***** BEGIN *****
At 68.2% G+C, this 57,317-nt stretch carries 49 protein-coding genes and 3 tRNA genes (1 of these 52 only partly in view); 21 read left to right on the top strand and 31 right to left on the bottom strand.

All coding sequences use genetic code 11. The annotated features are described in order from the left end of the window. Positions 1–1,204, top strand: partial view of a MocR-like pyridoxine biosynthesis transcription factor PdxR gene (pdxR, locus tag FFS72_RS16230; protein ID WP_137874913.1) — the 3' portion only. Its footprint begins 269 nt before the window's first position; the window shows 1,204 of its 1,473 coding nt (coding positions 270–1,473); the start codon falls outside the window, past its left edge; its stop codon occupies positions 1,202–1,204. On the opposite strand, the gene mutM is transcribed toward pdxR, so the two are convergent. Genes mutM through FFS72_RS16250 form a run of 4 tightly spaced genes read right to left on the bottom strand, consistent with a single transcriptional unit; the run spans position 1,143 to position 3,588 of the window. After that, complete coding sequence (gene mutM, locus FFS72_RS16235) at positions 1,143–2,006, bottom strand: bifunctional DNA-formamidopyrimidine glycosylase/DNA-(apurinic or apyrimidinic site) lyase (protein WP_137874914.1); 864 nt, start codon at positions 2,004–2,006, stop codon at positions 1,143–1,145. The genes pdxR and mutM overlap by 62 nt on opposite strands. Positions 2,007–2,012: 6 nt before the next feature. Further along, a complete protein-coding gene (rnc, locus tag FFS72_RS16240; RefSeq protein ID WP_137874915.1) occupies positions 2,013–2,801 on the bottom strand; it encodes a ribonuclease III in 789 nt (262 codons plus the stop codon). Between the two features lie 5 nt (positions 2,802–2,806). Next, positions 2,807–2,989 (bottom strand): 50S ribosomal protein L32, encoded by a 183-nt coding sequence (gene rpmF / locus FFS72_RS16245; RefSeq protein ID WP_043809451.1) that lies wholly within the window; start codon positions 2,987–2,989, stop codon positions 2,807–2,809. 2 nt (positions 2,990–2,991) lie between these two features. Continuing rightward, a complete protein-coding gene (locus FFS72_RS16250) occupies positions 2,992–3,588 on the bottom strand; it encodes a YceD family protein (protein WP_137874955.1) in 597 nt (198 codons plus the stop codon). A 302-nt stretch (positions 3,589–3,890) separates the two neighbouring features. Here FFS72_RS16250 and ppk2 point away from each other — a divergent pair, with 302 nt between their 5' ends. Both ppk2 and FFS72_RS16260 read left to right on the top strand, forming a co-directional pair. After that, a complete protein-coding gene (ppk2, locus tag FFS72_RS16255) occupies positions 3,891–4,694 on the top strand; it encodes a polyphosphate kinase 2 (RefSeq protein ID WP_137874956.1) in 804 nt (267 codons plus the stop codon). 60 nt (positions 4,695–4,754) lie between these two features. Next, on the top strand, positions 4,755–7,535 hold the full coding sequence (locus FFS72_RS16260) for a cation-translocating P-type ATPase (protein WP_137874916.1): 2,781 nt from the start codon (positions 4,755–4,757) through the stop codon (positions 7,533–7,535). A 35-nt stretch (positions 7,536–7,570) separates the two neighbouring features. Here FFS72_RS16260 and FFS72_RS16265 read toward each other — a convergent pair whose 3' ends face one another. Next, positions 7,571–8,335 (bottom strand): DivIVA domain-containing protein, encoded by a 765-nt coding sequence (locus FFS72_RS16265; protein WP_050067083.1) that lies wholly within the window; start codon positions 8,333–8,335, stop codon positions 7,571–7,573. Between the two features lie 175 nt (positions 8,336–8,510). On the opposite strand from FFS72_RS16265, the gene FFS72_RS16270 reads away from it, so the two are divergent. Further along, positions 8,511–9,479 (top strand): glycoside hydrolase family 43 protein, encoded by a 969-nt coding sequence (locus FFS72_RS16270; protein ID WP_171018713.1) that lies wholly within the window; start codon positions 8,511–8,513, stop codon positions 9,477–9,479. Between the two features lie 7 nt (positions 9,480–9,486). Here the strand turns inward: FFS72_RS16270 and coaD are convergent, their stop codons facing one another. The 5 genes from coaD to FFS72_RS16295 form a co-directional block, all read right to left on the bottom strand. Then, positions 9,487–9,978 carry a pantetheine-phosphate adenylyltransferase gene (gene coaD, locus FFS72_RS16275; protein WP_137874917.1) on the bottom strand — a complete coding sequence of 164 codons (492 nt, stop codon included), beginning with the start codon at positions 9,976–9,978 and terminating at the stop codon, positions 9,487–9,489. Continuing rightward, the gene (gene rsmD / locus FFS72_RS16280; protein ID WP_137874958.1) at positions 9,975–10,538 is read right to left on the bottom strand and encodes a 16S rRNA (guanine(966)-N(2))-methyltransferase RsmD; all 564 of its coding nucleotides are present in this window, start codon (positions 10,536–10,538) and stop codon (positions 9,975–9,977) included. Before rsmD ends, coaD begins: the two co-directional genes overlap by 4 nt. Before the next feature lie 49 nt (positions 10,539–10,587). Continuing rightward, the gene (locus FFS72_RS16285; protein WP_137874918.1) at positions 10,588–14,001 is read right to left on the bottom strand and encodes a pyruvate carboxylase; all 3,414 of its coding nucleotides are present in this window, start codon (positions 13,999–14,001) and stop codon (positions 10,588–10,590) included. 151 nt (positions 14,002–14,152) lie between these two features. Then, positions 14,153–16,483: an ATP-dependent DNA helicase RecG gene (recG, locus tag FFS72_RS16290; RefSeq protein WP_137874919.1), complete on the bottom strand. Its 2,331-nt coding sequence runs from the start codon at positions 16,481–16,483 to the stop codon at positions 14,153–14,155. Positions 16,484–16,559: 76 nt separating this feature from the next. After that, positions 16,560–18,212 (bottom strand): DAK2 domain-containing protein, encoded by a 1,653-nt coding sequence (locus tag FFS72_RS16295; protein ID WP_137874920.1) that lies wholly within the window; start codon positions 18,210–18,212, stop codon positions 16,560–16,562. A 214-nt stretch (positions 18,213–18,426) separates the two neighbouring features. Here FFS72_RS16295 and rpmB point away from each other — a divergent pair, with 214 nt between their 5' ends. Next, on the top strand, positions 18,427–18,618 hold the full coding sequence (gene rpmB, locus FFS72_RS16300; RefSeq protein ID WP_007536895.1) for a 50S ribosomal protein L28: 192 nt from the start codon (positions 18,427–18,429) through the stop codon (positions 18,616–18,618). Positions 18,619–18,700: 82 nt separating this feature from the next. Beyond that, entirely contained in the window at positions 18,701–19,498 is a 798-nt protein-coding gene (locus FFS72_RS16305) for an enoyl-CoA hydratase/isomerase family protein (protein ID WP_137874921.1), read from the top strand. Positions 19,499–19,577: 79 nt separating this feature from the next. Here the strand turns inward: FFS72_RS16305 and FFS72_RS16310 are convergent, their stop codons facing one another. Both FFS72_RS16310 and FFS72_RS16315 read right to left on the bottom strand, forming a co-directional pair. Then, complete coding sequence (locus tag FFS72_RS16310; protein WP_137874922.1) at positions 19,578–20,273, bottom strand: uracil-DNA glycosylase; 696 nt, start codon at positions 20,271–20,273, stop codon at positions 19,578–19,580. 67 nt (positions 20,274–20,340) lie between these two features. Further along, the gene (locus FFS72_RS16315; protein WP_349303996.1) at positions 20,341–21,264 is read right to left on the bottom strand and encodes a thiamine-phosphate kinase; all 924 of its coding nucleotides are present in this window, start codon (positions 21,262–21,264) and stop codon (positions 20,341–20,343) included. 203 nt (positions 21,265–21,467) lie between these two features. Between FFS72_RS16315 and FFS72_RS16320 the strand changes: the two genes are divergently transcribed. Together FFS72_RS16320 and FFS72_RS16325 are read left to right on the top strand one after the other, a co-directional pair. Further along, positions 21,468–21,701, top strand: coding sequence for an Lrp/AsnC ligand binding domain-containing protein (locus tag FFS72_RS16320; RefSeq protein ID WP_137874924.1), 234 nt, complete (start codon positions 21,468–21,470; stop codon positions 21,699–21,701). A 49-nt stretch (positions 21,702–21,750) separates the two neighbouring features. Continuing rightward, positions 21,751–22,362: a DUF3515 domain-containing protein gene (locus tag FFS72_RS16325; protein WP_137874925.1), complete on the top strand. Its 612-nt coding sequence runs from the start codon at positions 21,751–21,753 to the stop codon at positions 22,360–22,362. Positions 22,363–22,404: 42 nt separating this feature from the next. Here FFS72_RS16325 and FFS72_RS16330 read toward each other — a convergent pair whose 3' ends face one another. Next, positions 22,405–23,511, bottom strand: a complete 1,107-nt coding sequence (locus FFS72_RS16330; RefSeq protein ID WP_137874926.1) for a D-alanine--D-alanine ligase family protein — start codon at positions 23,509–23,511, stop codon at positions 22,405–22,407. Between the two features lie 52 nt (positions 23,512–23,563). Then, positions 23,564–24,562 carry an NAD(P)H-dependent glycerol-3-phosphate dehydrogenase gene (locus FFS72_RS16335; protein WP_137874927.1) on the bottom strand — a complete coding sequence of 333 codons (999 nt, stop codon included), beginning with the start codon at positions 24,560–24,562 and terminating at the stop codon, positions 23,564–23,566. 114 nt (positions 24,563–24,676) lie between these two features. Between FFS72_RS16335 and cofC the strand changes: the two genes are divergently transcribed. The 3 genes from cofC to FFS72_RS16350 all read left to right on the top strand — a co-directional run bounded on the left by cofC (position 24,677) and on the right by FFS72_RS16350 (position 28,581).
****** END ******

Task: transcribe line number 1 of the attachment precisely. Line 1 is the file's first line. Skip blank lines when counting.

At 68.2% G+C, this 57,317-nt stretch carries 49 protein-coding genes and 3 tRNA genes (1 of these 52 only partly in view); 21 read left to right on the top strand and 31 right to left on the bottom strand.